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Reviewed by:
  • From Abortion to Pederasty: Addressing Difficult Topics in the Classics Classroom ed. by Nancy Sorkin Rabinowitz, Fiona McHardy
  • Paul Properzio
Nancy Sorkin Rabinowitz and Fiona McHardy (eds.). From Abortion to Pederasty: Addressing Difficult Topics in the Classics Classroom. Columbus, Ohio: The Ohio State University Press, 2014. Pp. ix, 303. $69.95. ISBN 978-0-8142-1261-5.

Rabinowitz and McHardy have assembled an international group of scholars for this volume, which arose from the fifth Feminism and Classics conference at the [End Page 571] University of Michigan in 2008. The ancient sources raise sensitive issues—slavery, infanticide, abortion, rape, pederasty, domestic violence, death, and sexuality. It is important to teach the ancient texts that raise these issues and not avoid them. One objective of this volume is to combat arguments that the classics are elitist and irrelevant. Another is to show how Greco-Roman culture and history can open otherwise difficult discussions about homophobia and racism. Space prohibits treating all fifteen chapters in this review. The general standard of all the chapters is high, but—at the risk of being highly selective—six stand out.

In chapter 7, “Too Sexy for South Africa: Teaching Aristophanes’ Lysistrata in the Land of the Rainbow Nation,” Suzanne Sharland shares her experiences as a white South African female teaching mostly black students. Her students in South Africa have been largely influenced in their language, culture, and religion by the very conservative “Afrikaner” minority. This chapter also invites discussions about race.

In chapter 10, “Talking Rape in the Classics Classroom: Further Thoughts,” Sharon James discusses teaching rape texts, such as Ovid’s Metamorphoses. Teaching rape is not limited to classics; the subject also comes up in art history, world literature, and film. James advises alerting students early on that they will be reading and studying disturbing materials. The chapter concludes with recommended readings on talking about rape in the classroom.

In chapter 12, “Teaching Ancient Comedy: Joking about Race, Ethnicity, and Slavery,” Barbara Gold reports that she has taught about the treatment of women and rape by such ancient authors as Aristophanes, Menander, Plautus, and Terence. She has had students act out funny scenes and read their own scripts in class. She advises giving more historical background on who slaves were in ancient Rome and comparing Roman to American slavery.

In chapter 13, “Difficult Dialogues about a Difficult Dialogue: Plato’s Symposium and Its Gay Tradition,” Nikolai Endres holds that, to American students, the Symposium (and partly the Phaedrus) presents erotic choices (such as Platonic love) that are controversial. The controversy, stemming from (classical) pederasty (erastes and eromenos), reaches beyond the classroom. Petronius’ Satyricon presents an attachment between Encolpius and Ascyltus and features a traditional account of Greek pederasty. Endres includes Oscar Wilde’s The Picture of Dorian Gray, about the educational corruption of an impressionable youth by an older man, and Patricia Nell Warren’s The Front Runner, about the physical relationship between a coach and one of his openly gay runners—seminal texts that can invite discussion.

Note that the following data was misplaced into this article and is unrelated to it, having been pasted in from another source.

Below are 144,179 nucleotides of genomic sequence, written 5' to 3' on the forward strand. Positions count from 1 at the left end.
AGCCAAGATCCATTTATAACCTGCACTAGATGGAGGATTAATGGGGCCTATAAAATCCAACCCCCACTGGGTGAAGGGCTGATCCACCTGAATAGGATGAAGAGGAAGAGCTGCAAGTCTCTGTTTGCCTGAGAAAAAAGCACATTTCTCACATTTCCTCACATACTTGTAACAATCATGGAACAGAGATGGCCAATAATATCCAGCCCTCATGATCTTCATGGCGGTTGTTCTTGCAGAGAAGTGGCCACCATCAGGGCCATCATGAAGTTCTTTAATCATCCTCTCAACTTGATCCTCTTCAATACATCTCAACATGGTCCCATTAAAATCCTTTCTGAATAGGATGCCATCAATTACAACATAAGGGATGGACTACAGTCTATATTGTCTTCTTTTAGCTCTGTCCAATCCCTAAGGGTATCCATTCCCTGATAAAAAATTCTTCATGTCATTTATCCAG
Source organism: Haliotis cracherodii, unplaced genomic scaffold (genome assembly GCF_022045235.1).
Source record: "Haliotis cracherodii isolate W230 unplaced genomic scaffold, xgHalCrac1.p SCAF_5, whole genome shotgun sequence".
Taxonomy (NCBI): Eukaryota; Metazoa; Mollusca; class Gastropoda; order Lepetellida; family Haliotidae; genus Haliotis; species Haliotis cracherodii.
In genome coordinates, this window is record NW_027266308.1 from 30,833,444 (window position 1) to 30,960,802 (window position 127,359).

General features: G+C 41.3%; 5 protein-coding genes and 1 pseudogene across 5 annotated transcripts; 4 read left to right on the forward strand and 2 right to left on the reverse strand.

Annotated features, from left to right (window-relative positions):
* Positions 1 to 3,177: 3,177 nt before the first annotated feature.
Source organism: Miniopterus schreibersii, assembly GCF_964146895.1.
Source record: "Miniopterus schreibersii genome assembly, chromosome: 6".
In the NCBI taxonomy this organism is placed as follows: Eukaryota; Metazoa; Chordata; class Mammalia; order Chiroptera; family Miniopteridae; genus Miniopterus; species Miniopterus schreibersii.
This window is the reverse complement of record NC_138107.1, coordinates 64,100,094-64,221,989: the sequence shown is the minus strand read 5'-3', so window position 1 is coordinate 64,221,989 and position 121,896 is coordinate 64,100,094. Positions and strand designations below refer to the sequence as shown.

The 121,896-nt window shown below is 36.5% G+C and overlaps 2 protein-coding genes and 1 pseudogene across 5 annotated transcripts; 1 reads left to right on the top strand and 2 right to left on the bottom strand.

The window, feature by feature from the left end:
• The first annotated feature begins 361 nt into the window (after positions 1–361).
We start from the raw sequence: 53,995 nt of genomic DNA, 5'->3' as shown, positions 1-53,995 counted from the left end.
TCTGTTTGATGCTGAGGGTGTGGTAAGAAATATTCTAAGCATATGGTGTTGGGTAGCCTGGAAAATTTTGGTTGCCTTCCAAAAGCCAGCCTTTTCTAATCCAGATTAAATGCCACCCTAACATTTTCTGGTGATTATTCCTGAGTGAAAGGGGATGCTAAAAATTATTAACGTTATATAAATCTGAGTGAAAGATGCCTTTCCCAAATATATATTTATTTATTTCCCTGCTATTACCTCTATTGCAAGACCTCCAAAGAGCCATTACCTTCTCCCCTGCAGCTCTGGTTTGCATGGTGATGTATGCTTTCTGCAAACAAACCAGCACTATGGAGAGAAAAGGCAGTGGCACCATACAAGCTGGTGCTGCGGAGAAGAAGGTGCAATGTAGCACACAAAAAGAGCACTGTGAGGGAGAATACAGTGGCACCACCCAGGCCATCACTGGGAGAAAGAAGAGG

In chapter 14, “A World Away from Ours: Homoeroticism in the Classics Classroom,” Walter Duvall Penrose, Jr., shares his experience of teaching innercity students about homophobia. To begin with, one must teach terminology. One of the first terms in question is ancient pederasty and its relationship to politics in ancient Greece. Next is distinguishing pederasty from pedophilia. Homoeroticism, masculinity, and the ancient Greek military come next, followed by Sappho and “Lesbianism.” There is a stark difference between twenty-first century American attitudes towards sexuality and those of the ancient Greeks.

Finally, in chapter 15, “Queering Catullus in the Classroom: The Ethics of Teaching Poem 63,” Maxine Lewis relates how the poem confronts both instructor and student with gender identity in crisis, and with grammatical and political problems. Is Attis a man, or a woman? Poem 63 is tricky—the problem is accentuated in English via the gendered third-person pronouns he, she, and [End Page 572] it. Giving students verbal and iconographic alternatives to the gendered English pronouns he and she encourages them to move beyond the limitations of the gendered language of English.

Rabinowitz and McHardy have produced an impressive volume as a...


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